Background: Transbilayer movement of anionic phospholipids from the inner to the outer leaflet of the plasma membrane occurs during platelet activation, red cell senescence, and apoptosis. The anionic phospholipid-binding protein, annexin A5, has been used to detect the presence of phosphatidylserine on the outer leaflet of the cell membrane. Lactadherin, a glycoprotein secreted by macrophages, binds to phosphatidylserine on apoptotic cells and promote their clearance by macrophages.
Methods: The authors isolated and labeled lactadherin and annexin A5 with FITC and compared their ability to detect phosphatidylserine expression by flow cytometry.
Results: FITC-lactadherin induced greater shift in the histogram and a higher mean fluorescence intensity than FITC-annexin A5 when platelets were activated with thrombin (0.1 unit/mL) or Ca(2+) ionophore A23187 (1 microM). Similarly, lactadherin was more sensitive in detecting phosphatidylserine in red cells induced to express phosphatidylserine. Also, in HL 60 cells undergoing apoptosis, lactadherin detected phosphatidylserine expression earlier than annexin A5. In patients with disseminated intravascular coagulation, lactadherin detected phosphatidylserine-expressing platelets in most patients, whereas under similar conditions, FITC-annexin A5 could not.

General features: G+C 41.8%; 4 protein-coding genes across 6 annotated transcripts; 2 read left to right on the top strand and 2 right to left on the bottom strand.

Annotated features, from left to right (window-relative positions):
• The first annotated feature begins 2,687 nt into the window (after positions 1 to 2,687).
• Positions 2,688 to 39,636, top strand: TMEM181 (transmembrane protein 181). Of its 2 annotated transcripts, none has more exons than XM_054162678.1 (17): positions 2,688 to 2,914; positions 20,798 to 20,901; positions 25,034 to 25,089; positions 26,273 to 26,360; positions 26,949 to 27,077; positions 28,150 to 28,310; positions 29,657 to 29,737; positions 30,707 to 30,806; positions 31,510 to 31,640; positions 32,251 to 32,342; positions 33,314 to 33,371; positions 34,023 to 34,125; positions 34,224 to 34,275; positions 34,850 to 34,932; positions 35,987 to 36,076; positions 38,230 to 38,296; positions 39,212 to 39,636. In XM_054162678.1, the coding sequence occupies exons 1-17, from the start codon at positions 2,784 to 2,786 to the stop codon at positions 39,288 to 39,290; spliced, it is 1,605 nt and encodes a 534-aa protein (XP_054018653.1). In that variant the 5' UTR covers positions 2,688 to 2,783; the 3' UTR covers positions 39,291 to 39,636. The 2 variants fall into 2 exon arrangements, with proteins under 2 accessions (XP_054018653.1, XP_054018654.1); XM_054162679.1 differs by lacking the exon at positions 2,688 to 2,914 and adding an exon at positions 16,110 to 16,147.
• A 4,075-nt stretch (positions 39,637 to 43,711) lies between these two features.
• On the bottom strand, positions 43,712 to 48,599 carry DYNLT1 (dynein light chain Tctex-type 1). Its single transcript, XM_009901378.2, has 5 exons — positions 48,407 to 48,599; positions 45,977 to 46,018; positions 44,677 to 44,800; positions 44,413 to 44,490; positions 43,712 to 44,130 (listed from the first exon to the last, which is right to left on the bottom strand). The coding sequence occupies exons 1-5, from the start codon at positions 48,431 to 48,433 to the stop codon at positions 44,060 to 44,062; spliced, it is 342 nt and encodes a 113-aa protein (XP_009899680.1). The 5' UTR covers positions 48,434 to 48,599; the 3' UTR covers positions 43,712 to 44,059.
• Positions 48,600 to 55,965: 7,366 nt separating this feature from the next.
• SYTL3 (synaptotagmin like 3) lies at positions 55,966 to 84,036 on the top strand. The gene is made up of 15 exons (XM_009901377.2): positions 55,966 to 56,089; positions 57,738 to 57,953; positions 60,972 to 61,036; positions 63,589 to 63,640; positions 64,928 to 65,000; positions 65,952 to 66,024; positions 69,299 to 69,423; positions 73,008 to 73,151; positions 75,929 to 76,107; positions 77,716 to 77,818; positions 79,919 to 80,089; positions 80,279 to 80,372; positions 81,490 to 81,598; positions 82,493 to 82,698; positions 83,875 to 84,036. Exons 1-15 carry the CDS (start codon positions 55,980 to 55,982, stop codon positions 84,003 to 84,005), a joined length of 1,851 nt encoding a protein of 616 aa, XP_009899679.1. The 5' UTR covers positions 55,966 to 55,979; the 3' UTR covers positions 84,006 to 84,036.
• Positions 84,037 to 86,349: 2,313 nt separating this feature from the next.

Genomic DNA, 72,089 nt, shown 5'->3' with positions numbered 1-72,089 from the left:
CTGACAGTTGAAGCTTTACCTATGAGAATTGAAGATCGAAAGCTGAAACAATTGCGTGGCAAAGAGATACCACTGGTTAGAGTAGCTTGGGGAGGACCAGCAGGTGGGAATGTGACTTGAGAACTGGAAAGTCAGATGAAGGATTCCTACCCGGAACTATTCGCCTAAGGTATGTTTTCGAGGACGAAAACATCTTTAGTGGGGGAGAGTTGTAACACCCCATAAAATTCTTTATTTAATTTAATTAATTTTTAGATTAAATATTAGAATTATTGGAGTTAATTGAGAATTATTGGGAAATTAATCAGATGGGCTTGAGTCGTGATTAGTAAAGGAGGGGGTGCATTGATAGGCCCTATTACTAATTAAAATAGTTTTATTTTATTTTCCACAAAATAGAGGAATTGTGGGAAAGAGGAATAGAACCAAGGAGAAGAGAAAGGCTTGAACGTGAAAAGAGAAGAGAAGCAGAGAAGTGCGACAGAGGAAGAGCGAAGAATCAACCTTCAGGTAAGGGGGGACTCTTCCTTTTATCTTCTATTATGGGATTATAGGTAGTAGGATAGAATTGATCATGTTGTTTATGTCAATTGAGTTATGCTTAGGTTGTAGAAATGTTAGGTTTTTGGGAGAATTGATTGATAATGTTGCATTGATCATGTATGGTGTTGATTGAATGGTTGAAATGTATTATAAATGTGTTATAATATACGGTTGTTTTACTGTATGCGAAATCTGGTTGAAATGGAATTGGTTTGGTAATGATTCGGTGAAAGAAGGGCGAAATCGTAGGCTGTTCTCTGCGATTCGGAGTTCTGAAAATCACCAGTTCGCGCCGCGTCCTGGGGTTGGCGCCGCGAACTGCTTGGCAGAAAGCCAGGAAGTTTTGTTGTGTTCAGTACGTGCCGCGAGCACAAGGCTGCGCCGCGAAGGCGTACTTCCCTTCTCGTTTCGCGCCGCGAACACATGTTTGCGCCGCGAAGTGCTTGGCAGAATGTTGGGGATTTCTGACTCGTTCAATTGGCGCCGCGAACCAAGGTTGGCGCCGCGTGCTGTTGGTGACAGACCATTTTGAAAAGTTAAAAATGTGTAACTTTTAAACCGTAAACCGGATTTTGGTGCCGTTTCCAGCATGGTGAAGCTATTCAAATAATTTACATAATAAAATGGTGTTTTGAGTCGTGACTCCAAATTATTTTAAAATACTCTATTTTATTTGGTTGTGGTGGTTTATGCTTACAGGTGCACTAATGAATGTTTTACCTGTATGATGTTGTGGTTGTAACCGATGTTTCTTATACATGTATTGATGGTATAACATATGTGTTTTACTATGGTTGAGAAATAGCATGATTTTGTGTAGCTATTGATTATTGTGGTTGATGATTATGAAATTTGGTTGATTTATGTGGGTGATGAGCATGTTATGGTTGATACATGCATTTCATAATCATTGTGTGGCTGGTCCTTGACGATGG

Conclusions: The authors' studies show that FITC-lactadherin is a better probe than annexin A5 in detecting phosphatidylserine-expressing activated platelets, red cells, and apoptotic cells.